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Forum clears air on media and minorities

Sep 11th, 2008 | By | Category: Latest News, News

A Korean woman who came to New Zealand to retire was so incensed by a magazine article about Asian crime, she forgot about retirement and got an ethnic affairs job with the government.

“I had migrated to New Zealand to retire, but after reading that article (Asian Angst, North & South, November, 2006), I was so outraged and offended that I went to work at the Office of Ethnic Affairs,” says Oga Cho, now an ethnic adviser.

“So I do have something to thank Deborah Coddington [the author] for.”

Mrs Cho was in the audience for a forum in Wellington that addressed the news media’s handling of controversial diversity stories, with the Asian Angst article one of the cases examined.

Questions about the impact controversial diversity articles have on the public was given a personality by Mrs Cho.

Ms Coddington attended the forum, and initially declined to speak, but changed her mind to defend her credentials as a journalist after the article was criticised by visiting American specialist on diversity in the media, Arlene Morgan of New York’s Columbia Graduate School of Journalism.

“This thing did not pass any criteria as far as I was concerned as a piece of journalism,” said Mrs Morgan, an editor at the Philadelphia Inquirer prior to working for Columbia.
“It was a piece of junk. It was stringing together a lot of unassociated facts to come up with really a racist view point.”

In response, Ms Coddington said she did not think it was the best story she ever wrote, “but neither do I think it was the worst. I don’t think it was a piece of junk, but I would be a fool if I wasn’t to take on board the criticisms and I don’t classify myself as a fool.”

Ms Coddington said the controversy and personal attacks she had to deal with when the story was published have not deterred her from doing the tough story: “I would do another story on Asian crime again and I would take on board the criticisms that have been made.”
She had learned to be a lot more careful with statistics. Charles Mabbett of the Asia:NZ Foundation said the focus of discontent about the articles surrounded misuse of statistics.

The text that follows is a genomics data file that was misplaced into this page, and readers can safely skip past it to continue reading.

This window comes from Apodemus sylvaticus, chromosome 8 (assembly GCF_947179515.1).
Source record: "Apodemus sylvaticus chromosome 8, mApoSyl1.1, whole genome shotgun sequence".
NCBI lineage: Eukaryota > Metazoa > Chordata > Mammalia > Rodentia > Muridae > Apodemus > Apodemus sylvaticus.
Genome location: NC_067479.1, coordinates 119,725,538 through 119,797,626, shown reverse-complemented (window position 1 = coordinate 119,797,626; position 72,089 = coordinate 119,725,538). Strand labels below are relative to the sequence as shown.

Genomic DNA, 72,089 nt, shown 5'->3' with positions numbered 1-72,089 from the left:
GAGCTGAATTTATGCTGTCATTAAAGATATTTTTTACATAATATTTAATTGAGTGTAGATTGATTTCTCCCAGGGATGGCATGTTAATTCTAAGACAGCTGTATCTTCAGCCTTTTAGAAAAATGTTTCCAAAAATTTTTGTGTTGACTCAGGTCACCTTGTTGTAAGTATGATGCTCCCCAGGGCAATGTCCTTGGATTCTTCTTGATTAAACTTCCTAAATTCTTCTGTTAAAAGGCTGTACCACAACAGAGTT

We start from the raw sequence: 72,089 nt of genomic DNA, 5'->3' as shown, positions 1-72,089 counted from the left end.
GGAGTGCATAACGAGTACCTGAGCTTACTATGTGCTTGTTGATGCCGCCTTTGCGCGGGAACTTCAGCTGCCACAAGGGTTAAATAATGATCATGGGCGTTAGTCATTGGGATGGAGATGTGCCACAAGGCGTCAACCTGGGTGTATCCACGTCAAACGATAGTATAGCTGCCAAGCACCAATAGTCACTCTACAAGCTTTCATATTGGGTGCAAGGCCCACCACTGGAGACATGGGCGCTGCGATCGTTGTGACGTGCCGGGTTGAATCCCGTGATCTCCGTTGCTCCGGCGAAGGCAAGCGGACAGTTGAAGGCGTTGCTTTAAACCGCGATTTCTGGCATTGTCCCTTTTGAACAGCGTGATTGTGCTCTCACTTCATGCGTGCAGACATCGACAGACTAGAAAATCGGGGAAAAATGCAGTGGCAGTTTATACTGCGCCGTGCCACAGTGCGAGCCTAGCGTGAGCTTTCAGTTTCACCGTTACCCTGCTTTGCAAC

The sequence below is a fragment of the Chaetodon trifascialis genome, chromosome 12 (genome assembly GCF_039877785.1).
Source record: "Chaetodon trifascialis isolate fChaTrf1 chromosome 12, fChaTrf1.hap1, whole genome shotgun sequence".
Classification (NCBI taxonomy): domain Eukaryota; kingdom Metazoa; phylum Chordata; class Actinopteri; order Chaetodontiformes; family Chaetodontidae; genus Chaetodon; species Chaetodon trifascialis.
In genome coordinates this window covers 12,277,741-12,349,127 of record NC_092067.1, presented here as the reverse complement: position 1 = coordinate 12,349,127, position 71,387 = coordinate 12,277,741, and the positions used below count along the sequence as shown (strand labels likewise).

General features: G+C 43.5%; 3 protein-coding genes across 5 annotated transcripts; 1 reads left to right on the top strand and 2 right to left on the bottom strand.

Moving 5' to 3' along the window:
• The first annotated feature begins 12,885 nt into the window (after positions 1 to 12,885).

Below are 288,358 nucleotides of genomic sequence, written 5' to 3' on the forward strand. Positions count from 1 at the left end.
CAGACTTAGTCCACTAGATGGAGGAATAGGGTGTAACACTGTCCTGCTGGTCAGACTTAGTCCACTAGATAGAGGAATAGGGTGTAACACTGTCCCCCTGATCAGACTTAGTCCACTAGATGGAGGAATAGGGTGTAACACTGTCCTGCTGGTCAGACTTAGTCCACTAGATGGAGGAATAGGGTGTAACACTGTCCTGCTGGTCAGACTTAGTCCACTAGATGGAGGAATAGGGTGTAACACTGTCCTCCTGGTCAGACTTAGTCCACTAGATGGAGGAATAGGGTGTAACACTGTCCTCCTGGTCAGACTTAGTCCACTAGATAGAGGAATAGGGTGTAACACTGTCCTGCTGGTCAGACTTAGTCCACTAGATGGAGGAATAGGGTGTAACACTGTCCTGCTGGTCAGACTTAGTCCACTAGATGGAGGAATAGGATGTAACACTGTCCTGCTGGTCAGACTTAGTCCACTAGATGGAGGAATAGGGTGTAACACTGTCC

Complaints made about the article by Tze Ming Mok and others were upheld by the Press Council.

Ms Coddington voiced her displeasure with the Press Council process, which she said is combative rather than seeking reconciliation.

Press Council secretary Mary Major, present in the audience, said that Ms Coddington was left to answer for her article which would not normally happen.

 “The press council does not normally deal with the journalist…we would seek editorial responsibility for the article.”
The recent review of the council left the way open for the process to be changed to encourage discussion.

Discussion at the forum – the third instalment in a series of forums on the issue and attended by about 70 people – threw up comments like “fire starter” stories, “white heat moments” and “blowtorch treatment”.

Panellist David Vaeafe, Pacific Cooperation Foundation, called these types of stories – referring to the Dominion Post on the Clydesdale Report – as “fire starters”, saying it was like “lighting a fire, letting it burn and seeing what happens”.

Conversely, while citing reaction to the publication of Danish cartoons of the Prophet Mohammed, media commentator Karl du Fresne said editors making decisions “in the white heat of the moment” also suffered “what I describe as the blowtorch treatment”.

The forum opened with discussion of the Danish cartoons controversy, whose impact blazed around the world, with riots and civil unrest in many countries.